Four-game losing streaks usually wreck seasons. To a certain extent, that's exactly what has happened for the Tigers, losers of their past four. Missouri has gone from sexy preseason pick to Big 12 afterthought in the span of two months.
To senior tackle Scott Paffrath, the fact the Tigers were in all of the games they lost is the most frustrating of all.
"If we were playing two halves, I don't think we'd be having a problem," Paffrath said. "We're playing one half right now and that's not good enough in this league…
"That's what's so disappointing about the way we've played this year. It's not like we've gotten beat; we've let these games go."
Losing streaks of Missouri's caliber pale in comparison to what Kansas has suffered through this season. After a 2-0 start, the Jayhawks hit the wall once league play opened and have lost seven of their past eight. While Missouri still has to travel to Ames next week for a game that will likely decide the division, Kansas wraps up its season in Columbia on Saturday. With no bowl game in store this time around, the Jayhawks will be looking to avoid ending their season on such a rough skid.
"This is the one we're looking forward to," Kansas coach Mark Mangino said.
Earlier this week, Missouri coach Gary Pinkel was wary of what the Jayhawks are capable of, particularly defensively. He continually lauded the unit, which is fourth in the conference in scoring and sixth in the league in yards allowed.
"They're playing great defense, without question," Pinkel said. "You saw last week, they were a play away from beating a top 10 football team."
Lax defense and a questionable offensive pass interference call contributed to the Jayhawks coughing up a 10-point fourth-quarter lead in a 27-23 loss to Texas last Saturday.
There isn't much time for the Jayhawks to get things together, but Missouri has a little cushion. After having two weeks to think about blowing a 21-0 lead in a 35-24 loss to Kansas State, the Tigers return refreshed and, according to junior quarterback Brad Smith, refocused.
"As a team, we're emotionally alright," Smith said. "On the field, we're trying to get better at the things we need to get better at. We've come a long way this last week."
Smith will face a Kansas defense that found a way to silence him in the Jayhawks' 35-14 win last season. Smith managed a career low 95 yards of total offense -- 62 passing and 33 rushing -- last season, Pinkel said opposing defenses this season have borrowed significantly from Kansas's efforts in that game.
"I think what people did is they went back and got all the tapes of anybody that's contained (Smith) versus the people that he had big numbers against and studied and analyzed them," Pinkel said. "I anticipated this would happen a little bit, so it didn't surprise me. It's a smart thing to do."
That is the justification Pinkel has used for expanding the passing game this year, although it has not been particularly successful. Missouri is rapidly sliding down the offensive charts, now ranking 61st in the country in scoring offense, averaging 25 points per game.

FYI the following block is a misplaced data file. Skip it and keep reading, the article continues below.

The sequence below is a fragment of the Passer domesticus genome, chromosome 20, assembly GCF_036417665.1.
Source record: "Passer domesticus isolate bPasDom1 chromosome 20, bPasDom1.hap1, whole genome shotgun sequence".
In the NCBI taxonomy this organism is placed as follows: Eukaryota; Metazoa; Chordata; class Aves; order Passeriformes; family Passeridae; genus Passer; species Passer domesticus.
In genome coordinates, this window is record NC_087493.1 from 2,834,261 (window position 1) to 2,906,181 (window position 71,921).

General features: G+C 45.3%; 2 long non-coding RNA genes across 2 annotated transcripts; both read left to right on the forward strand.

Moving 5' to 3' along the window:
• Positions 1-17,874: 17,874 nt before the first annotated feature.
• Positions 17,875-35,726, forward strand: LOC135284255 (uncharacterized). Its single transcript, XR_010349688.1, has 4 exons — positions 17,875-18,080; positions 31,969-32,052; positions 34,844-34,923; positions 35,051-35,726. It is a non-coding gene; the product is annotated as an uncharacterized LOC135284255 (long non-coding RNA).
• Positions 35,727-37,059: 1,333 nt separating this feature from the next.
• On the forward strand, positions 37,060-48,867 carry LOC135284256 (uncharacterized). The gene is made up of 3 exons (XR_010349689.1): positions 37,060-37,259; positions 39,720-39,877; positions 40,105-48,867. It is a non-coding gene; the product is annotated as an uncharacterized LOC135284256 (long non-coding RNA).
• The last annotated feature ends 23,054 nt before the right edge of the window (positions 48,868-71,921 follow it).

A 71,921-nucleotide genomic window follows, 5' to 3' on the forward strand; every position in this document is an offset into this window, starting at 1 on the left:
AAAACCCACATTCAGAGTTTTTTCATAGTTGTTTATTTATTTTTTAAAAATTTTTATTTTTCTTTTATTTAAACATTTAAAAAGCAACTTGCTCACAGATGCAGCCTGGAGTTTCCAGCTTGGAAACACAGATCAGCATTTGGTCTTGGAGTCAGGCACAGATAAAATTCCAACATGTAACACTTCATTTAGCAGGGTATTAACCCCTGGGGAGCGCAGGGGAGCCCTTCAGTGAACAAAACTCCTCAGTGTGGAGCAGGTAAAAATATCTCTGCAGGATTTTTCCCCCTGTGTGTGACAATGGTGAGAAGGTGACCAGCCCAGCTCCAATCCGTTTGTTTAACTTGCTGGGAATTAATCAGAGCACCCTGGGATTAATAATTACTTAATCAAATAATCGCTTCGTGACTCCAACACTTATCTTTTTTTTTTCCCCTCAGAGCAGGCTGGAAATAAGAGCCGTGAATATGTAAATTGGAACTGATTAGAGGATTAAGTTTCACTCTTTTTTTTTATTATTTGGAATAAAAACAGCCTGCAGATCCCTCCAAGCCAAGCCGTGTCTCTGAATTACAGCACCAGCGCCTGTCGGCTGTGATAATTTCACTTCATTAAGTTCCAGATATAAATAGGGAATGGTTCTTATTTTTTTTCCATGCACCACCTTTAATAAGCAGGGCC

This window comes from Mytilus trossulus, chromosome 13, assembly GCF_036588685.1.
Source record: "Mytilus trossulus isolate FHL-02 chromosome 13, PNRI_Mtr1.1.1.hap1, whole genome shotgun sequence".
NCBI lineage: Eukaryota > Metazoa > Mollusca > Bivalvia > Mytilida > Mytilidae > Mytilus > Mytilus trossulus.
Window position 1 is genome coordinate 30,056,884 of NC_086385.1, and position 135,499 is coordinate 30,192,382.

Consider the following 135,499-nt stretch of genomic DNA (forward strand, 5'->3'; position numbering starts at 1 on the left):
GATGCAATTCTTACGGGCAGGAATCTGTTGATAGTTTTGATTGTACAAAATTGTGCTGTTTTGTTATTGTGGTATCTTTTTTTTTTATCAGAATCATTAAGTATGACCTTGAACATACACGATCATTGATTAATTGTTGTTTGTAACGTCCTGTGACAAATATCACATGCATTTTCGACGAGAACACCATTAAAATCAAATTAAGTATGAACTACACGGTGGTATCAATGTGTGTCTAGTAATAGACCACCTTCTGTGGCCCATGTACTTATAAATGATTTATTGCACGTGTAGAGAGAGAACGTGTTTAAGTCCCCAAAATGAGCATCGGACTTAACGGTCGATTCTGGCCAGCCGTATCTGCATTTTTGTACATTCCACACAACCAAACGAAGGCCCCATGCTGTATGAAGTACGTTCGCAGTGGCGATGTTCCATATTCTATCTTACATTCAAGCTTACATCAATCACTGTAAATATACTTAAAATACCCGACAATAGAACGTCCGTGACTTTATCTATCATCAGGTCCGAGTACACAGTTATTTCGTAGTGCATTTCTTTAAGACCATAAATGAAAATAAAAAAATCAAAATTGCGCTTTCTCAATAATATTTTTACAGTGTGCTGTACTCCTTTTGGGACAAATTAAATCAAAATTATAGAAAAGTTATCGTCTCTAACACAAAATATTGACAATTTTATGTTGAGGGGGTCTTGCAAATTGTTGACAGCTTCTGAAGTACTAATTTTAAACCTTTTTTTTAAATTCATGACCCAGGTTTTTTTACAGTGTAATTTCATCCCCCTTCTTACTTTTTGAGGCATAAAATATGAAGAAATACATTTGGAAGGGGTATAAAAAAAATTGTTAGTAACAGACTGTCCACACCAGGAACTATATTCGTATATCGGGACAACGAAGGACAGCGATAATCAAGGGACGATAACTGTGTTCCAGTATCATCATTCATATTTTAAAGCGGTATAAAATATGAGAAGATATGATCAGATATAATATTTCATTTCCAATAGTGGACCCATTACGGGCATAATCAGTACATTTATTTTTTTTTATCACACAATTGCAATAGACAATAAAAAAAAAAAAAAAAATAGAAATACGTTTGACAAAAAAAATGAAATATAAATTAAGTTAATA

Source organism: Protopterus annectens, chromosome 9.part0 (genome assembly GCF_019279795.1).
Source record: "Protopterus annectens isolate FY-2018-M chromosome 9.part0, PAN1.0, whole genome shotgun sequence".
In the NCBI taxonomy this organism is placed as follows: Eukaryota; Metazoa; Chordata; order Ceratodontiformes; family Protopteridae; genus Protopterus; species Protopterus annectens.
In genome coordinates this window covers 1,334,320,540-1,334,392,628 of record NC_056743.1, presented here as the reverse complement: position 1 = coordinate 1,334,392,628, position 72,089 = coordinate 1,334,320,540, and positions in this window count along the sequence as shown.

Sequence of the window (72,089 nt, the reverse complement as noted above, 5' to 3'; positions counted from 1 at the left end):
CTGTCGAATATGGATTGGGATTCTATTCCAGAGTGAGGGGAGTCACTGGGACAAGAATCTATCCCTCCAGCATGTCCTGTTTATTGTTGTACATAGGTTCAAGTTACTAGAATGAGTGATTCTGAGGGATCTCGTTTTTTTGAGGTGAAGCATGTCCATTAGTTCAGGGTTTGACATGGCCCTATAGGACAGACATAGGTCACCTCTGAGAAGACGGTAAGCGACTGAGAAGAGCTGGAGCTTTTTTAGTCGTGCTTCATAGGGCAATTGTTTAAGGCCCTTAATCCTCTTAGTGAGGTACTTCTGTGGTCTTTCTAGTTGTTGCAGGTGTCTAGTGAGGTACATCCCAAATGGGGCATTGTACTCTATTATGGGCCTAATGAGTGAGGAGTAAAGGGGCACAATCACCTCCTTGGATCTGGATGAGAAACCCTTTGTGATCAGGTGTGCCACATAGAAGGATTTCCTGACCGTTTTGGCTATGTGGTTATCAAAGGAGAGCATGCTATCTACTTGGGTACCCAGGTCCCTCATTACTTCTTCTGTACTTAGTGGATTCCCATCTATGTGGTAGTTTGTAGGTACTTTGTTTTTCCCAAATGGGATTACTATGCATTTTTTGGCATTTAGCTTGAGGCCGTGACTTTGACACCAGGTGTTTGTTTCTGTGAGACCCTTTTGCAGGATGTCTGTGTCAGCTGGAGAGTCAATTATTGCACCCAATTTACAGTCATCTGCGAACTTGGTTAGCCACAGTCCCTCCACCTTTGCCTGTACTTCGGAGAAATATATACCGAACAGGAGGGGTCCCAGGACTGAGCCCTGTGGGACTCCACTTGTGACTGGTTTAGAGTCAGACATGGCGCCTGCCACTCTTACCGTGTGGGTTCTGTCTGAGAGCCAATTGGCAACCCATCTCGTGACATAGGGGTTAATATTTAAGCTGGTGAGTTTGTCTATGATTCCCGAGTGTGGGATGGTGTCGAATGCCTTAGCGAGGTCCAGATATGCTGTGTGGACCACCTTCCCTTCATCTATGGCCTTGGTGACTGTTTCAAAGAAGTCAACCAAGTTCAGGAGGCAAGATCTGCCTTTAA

Kansas, meanwhile, has turned over the offensive reins to Brian Luke, a former fourth-string quarterback turned starter after the Jayhawks' top three quarterbacks went down with injuries. Luke threw for 225 yards against the Longhorns last season, impressing Pinkel along the way.
"Luke, shoot, I thought he played pretty good," Pinkel said. "I know our fourth-team quarterback isn't that good, I guarantee you that."
Already last in the Big 12 in yards per game, the Kansas offense will be without starting running back John Randle. Clark Green, who has 191 yards and no touchdowns on 55 carries, will take Randle's place.
Most of these stats can be thrown out the window this weekend, since the Border War matchup will bring more juice to players on both teams. Although he later skirted his comments by talking about how important beating Kansas is, junior safety Jason Simpson said the outcome matters most every weekend, not the opponent.
"I've always said it doesn't matter who you're playing; it's just another team to go out there and beat," he said. "If you focus on who it is and all the other outside factors, you're not going to focus exactly on what you need to do, which is beat the team."
Still, a solid effort against the Jayhawks would rally the Tiger troops and keep Missouri's bowl and division title hopes alive. Senior linebacker James Kinney, 10 tackles away from setting the school career mark, said the Tigers still have time to turn things around, although the goals are not as lofty as they were before the season.
"I'm pretty upset about how things went, but there's nothing I can do about that right now," Kinney said.
"We'll just hopefully get ready and go out there to win these two games. We have to try to get this win; that's more important than any tackle record or anything."